It's still unclear why it took Sony so long to admit it lost customers' personally identifiable information in the wake of the PlayStation Network attack, but the real reason may have more to do with legal considerations than how long it took the company to discover the losses, experts say.
The official line from Sony's daily blog updates about the attack that has knocked out its PS3 gaming site for a week now is that it took days to perform the forensic investigation that revealed the scope of the breach.
But part of that investigation may have been criminal as opposed to technical, says John Pironti, president of IP Architects, a security consulting firm. "You can delay disclosure if you're in the midst of criminal investigations and doing forensics," he says.
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A company can also delay disclosure if it is notifying organizations that can mitigate the effects of the breach, such as credit card companies. "First you get to all the people who can stop the badness before you disclose to the public," Pironti says. So while Sony may have known what was taken earlier, it might have spent some time trying to offset damage to customers.
The attacker -- and Sony's blog speaks of "an unauthorized person" -- apparently found a way to gain access to the network and then discovered an exposed system to exploit, Pironti say.
Sony is saying that credit card numbers may have been compromised, but it's not certain. It's not necessary for companies to store credit card data; it's just a convenience so customers don't have to re-enter their numbers each time they make a purchase, says Derek Manky, a threat researcher for Fortinet, speaking in a Network World podcast. "Should they be storing information like this?" he says. "It's a convenience factor."
The damage to the network must be devastating, Pironti says, for the company to announce that it is rebuilding the network and indicating its gaming site still won't be up and running fully for another week. "We have a clear path to have PlayStation Network and Qriocity systems back online, and expect to restore some services within a week," the PlayStation blog said April 26.
"Our efforts to resolve this matter involve re-building our system to further strengthen our network infrastructure," the blog said three days earlier. "Though this task is time-consuming, we decided it was worth the time necessary to provide the system with additional security."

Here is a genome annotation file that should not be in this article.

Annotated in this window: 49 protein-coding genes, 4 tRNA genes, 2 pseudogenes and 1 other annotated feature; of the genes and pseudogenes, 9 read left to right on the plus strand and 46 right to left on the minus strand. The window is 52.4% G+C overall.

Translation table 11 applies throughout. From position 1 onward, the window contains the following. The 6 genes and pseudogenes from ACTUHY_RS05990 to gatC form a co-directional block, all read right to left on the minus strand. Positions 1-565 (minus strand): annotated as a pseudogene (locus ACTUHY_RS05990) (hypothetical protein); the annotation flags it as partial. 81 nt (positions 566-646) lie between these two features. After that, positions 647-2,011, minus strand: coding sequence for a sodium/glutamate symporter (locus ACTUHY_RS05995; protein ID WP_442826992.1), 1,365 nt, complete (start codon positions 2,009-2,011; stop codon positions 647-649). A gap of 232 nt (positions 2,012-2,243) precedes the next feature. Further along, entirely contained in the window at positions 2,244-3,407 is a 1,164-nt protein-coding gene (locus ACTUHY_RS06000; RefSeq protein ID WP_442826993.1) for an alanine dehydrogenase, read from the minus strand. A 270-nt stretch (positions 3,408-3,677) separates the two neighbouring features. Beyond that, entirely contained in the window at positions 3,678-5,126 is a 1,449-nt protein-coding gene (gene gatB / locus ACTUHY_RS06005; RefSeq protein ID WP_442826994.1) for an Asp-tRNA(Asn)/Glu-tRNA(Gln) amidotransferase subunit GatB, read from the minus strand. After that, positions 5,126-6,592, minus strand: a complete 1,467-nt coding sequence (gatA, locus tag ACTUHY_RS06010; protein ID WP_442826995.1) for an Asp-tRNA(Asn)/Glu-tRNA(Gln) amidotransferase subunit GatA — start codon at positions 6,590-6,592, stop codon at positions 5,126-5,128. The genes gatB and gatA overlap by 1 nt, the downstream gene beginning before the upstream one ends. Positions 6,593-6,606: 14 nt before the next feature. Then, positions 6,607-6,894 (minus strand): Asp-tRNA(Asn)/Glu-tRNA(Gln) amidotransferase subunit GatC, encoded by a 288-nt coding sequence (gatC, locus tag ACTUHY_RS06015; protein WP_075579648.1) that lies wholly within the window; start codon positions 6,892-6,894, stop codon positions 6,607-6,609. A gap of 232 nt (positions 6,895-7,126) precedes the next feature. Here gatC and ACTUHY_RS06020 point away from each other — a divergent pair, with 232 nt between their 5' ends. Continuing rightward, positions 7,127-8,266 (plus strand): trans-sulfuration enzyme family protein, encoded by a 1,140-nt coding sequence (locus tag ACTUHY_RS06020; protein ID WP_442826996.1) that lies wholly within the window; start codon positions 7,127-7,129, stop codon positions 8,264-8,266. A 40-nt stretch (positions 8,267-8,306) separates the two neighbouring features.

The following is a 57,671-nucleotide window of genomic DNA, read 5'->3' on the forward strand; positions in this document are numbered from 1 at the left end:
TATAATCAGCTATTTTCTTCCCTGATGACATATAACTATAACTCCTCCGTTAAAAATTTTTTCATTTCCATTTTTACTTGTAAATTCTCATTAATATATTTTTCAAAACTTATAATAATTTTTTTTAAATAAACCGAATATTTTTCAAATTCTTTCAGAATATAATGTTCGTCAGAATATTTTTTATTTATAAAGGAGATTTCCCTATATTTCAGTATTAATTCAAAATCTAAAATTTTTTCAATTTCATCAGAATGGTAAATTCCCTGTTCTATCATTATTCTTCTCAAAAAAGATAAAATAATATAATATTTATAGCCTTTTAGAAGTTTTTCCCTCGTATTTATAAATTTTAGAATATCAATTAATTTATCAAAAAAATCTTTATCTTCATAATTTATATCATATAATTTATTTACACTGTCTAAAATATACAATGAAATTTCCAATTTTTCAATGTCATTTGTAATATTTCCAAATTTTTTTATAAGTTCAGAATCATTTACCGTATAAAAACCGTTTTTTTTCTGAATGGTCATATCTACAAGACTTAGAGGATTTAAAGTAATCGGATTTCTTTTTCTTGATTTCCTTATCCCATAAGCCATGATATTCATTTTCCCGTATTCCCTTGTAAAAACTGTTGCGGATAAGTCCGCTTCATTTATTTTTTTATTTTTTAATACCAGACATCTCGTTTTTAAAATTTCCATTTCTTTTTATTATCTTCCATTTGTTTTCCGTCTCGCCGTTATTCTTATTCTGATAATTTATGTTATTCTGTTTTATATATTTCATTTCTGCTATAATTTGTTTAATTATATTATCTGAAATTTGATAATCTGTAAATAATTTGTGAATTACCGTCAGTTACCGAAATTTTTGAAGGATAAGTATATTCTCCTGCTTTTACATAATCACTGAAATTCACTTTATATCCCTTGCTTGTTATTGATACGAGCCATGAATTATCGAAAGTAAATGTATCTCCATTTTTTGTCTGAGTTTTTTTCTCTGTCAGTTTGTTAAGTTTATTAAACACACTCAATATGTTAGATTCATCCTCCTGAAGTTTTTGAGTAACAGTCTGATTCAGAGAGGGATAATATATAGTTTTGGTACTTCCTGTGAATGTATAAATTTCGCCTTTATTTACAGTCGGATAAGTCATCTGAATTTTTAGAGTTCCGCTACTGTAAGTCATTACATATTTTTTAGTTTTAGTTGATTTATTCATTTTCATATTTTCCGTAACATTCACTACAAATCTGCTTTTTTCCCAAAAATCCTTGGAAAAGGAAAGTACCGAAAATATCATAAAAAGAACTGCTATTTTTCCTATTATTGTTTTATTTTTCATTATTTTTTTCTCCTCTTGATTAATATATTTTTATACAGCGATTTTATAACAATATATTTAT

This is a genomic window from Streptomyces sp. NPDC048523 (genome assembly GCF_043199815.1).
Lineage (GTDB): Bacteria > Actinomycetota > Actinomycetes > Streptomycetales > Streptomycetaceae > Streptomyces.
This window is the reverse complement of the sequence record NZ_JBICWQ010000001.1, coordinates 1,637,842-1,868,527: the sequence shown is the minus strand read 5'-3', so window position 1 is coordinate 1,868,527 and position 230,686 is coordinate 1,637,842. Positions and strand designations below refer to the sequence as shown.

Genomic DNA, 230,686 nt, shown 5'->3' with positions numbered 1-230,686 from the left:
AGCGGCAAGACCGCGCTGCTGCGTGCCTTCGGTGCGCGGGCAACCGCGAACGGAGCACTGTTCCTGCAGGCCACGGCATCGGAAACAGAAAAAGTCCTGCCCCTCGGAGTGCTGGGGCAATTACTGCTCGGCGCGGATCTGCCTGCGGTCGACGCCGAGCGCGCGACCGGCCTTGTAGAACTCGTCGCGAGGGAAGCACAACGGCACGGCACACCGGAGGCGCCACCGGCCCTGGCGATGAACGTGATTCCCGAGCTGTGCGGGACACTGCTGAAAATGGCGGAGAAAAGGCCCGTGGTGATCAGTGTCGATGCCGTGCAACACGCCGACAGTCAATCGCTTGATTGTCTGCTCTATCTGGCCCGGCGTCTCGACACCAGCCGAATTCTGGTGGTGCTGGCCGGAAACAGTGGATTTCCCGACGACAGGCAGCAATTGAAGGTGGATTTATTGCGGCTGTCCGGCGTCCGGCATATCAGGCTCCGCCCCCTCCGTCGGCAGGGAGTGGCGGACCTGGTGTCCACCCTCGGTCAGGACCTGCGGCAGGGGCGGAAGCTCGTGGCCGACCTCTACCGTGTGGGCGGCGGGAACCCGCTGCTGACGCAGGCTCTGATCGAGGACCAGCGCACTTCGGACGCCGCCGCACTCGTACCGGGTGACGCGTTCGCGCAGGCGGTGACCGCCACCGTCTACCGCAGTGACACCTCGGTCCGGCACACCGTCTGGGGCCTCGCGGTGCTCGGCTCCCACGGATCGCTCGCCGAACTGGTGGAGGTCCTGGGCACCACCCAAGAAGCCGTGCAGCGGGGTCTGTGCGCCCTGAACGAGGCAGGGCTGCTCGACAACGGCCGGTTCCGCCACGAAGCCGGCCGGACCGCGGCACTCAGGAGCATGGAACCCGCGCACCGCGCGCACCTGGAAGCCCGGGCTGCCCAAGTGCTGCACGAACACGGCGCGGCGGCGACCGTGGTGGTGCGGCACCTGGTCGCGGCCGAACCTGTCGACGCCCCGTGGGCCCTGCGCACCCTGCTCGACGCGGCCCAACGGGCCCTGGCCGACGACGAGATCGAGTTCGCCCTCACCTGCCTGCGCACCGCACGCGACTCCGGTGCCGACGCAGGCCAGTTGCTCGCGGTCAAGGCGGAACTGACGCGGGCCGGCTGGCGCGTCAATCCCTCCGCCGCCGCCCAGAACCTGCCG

That is a strong indication of fundamental problems with the network, not just cleaning up after a breach, Pironti says. "I wouldn't tell my clients to say that even if it's what they're going to do," Pironti says.
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When the site does come back up, it will likely be a Band-Aided version of its old network to keep players gaming until it can complete its rebuild. "To me that means there's a flagrant design flaw in what they had," he says. "This means the network was designed with performance concepts in mind and not security concepts."
What is the likelihood of finding the person who stole the data? "They probably have somebody in mind, but if they're good enough to carry this out, they're good enough to hide themselves," Pironti says.
The difficult part about assessing what really happened is that the information is being meted out so carefully, says Mikko Hypponen, the chief research officer for F-Secure. "We don't know anything beyond what Sony tells us, and that isn't much," he says.
But from what has been said, he thinks there are three different types of possible attacker.
First, an individual affiliated with the hacker group Anonymous could have discovered a vulnerability while the group was probing the network in preparation for a protest against a Sony lawsuit versus a customer it said violated conditions of use for his PlayStation 3. The group called off its DDoS attack against Sony, but an individual might have continued alone. "While poking around all Sony services, someone affiliated with Anonymous found a way in and stole the PSN user database," Hypponen speculates.
Second, it's possible that game files being run on PS3s somehow enabled access to the PlayStation network, but that would likely not have been initiated with criminal intent. "Some features enabled by users running homebrew PS3 roms allowed them to access some PSN back-end system," he theorizes. "In this case the breach would have been more about curiosity than maliciousness or money."
The third possibility is that professional criminals hacked the system seeking valuable data they could sell. "The attacker was a group fueled by financial gain and they just happened to go after the PSN customer database at this time," Hypponen says.
Even with the embarrassment of being taken down an extended period, Sony may come out all right in the end, says Pironti. PlayStation gamers just want to get back to playing. "Look at this at the end of the year and see how much impact it has," he says. "This is the network where you play, so you've got a captive audience."
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